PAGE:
I have always liked introducing games into the classroom. Often I take trips to Target just to see what kind of new games they have that might work with kids. Some are relevant to math, and some are just fun to play in big groups. With the advent of internet connected devices everywhere, a new kind of genre has opened up, trivia games played on a console or computer that lets students enter a room code and participate in front of everyone for fame and fabulous prizes (well, not so much the prizes). You know, like Kahoot, but better. WAY better.

I have gotten endless value from the Jackbox Party Pack, specifically Party Pack 3. For $25 you get 5 games, and two of them make FANTASTIC classroom games. Right before Spring Break, with a confluence of a blood drive, field trips, and general maybe-lets-not-introduce-something-new-right-before-a-giant-holiday, I played Guesspionage with all my classes. Participants take turns approximating answers to survey questions, the other players get an opportunity to decide whether the guess is much higher, higher, lower, or much lower. Points are awarded based on the accuracy of the guesser, and who correctly said higher or lower, with a bonus for much higher and much lower. In the final round, everyone is given the same question and has to choose the three most popular answers from a set of 9 (for example: which decade would people like to live in the most?).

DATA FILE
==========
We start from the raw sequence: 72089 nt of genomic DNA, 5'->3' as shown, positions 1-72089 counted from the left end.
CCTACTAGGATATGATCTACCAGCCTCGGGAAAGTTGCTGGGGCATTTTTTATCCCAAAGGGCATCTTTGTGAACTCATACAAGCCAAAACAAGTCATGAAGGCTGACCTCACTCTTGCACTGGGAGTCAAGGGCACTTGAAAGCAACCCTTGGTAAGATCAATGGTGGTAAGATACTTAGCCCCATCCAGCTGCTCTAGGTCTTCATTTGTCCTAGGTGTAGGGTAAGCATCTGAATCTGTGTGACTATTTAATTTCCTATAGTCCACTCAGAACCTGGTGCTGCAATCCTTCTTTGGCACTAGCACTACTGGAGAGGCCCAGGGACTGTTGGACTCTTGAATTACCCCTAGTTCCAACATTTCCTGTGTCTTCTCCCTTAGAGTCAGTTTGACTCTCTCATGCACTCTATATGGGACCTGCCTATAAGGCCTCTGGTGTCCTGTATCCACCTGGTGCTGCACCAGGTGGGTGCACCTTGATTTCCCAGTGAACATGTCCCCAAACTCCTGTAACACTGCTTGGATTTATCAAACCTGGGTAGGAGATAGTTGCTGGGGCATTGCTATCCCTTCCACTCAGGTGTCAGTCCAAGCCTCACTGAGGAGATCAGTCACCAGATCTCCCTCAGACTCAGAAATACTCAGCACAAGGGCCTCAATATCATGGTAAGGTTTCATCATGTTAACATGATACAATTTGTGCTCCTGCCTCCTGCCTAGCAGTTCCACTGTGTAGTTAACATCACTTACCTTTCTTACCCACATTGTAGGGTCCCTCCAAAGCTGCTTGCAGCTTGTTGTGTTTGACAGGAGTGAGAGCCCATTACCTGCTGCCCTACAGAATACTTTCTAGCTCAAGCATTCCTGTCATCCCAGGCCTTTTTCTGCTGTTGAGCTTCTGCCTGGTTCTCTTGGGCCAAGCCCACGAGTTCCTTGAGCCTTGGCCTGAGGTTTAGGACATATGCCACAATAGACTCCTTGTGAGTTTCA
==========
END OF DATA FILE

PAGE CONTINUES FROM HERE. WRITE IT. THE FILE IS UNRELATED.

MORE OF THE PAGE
Thanks to The Array™, I brought in my Nintendo Switch and we were off.

The questions are great. Every kid has an opinion and some of the answers will surprise you. There's also the collective FREAK OUT if a participant manages to get the question exactly right. Guesspionage allows 8 players to compete in the main game, with room for an audience who are also able to answer the questions. You can also set a family filter if you have a younger audience.

Here's a gameplay video:

Once kids understand the rules, the game runs itself. I just sit back and enjoy the arguing. When prompted to play a second round, every class was a unanimous "YES MORE GUESS NOW."

AuthorJonathan Claydon